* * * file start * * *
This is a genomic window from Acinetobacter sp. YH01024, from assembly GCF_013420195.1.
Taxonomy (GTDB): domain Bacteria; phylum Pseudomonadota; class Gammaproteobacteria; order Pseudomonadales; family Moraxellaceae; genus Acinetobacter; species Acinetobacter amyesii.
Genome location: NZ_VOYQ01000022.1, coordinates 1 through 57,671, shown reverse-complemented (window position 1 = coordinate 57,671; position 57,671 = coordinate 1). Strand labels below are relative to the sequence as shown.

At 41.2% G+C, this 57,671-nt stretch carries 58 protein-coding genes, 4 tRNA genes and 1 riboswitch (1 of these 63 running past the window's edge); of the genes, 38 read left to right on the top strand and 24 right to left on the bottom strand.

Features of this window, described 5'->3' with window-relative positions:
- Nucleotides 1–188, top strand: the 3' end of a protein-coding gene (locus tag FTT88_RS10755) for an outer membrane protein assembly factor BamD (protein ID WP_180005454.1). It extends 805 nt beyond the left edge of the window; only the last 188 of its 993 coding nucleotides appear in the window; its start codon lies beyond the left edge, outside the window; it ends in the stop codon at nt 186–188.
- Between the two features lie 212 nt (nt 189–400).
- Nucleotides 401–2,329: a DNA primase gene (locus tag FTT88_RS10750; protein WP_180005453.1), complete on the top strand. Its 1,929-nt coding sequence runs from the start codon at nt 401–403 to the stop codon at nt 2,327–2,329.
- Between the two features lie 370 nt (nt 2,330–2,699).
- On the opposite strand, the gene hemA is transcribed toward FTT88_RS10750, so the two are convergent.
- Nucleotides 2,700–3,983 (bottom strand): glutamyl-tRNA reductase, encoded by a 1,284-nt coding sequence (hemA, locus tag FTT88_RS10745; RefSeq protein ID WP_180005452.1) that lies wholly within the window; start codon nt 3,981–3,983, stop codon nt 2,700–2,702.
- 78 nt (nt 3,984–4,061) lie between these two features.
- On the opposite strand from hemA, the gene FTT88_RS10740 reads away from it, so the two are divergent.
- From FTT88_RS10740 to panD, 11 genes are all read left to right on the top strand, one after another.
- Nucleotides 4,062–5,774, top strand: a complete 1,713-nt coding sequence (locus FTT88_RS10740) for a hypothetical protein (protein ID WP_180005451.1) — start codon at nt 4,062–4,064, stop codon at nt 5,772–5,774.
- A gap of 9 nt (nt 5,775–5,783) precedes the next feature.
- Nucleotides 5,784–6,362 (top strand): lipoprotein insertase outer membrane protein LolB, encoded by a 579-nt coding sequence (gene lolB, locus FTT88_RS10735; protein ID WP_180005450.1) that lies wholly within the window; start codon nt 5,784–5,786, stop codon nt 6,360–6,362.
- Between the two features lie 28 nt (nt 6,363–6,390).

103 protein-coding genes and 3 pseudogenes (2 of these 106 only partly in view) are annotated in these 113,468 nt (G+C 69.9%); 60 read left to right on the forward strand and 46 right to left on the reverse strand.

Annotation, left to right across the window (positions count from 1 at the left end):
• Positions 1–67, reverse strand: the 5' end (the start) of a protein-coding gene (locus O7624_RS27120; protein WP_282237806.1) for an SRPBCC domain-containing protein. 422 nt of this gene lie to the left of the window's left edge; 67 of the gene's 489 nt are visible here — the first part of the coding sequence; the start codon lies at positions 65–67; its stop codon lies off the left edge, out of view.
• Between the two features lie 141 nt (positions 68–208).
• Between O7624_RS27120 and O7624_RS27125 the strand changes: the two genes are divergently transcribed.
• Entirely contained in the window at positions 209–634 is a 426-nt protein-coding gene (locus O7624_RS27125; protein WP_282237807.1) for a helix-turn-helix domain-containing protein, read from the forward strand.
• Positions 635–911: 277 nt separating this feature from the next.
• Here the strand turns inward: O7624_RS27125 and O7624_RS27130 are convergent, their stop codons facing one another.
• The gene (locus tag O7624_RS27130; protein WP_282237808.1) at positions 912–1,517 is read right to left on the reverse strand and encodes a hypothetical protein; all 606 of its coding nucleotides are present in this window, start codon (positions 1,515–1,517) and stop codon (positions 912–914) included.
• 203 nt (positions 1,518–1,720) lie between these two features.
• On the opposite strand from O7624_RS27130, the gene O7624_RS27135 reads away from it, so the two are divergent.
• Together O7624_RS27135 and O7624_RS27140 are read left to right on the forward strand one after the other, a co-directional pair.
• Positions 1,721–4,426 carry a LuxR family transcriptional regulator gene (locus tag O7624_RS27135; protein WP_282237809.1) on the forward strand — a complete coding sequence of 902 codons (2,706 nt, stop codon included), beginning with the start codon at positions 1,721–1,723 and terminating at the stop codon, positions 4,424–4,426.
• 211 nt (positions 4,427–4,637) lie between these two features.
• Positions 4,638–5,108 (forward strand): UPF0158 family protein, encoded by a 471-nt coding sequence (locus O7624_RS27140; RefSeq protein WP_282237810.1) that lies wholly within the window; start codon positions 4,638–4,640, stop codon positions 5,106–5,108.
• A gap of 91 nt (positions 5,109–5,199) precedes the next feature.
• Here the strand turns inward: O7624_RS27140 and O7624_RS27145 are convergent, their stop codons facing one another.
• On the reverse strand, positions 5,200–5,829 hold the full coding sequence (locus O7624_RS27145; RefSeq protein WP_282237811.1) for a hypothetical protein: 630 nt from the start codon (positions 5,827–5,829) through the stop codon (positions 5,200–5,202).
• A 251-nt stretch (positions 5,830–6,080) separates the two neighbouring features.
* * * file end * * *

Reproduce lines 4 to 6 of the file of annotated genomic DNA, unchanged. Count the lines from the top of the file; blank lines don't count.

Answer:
At 41.2% G+C, this 57,671-nt stretch carries 58 protein-coding genes, 4 tRNA genes and 1 riboswitch (1 of these 63 running past the window's edge); of the genes, 38 read left to right on the top strand and 24 right to left on the bottom strand.

Features of this window, described 5'->3' with window-relative positions:
- Nucleotides 1–188, top strand: the 3' end of a protein-coding gene (locus tag FTT88_RS10755) for an outer membrane protein assembly factor BamD (protein ID WP_180005454.1). It extends 805 nt beyond the left edge of the window; only the last 188 of its 993 coding nucleotides appear in the window; its start codon lies beyond the left edge, outside the window; it ends in the stop codon at nt 186–188.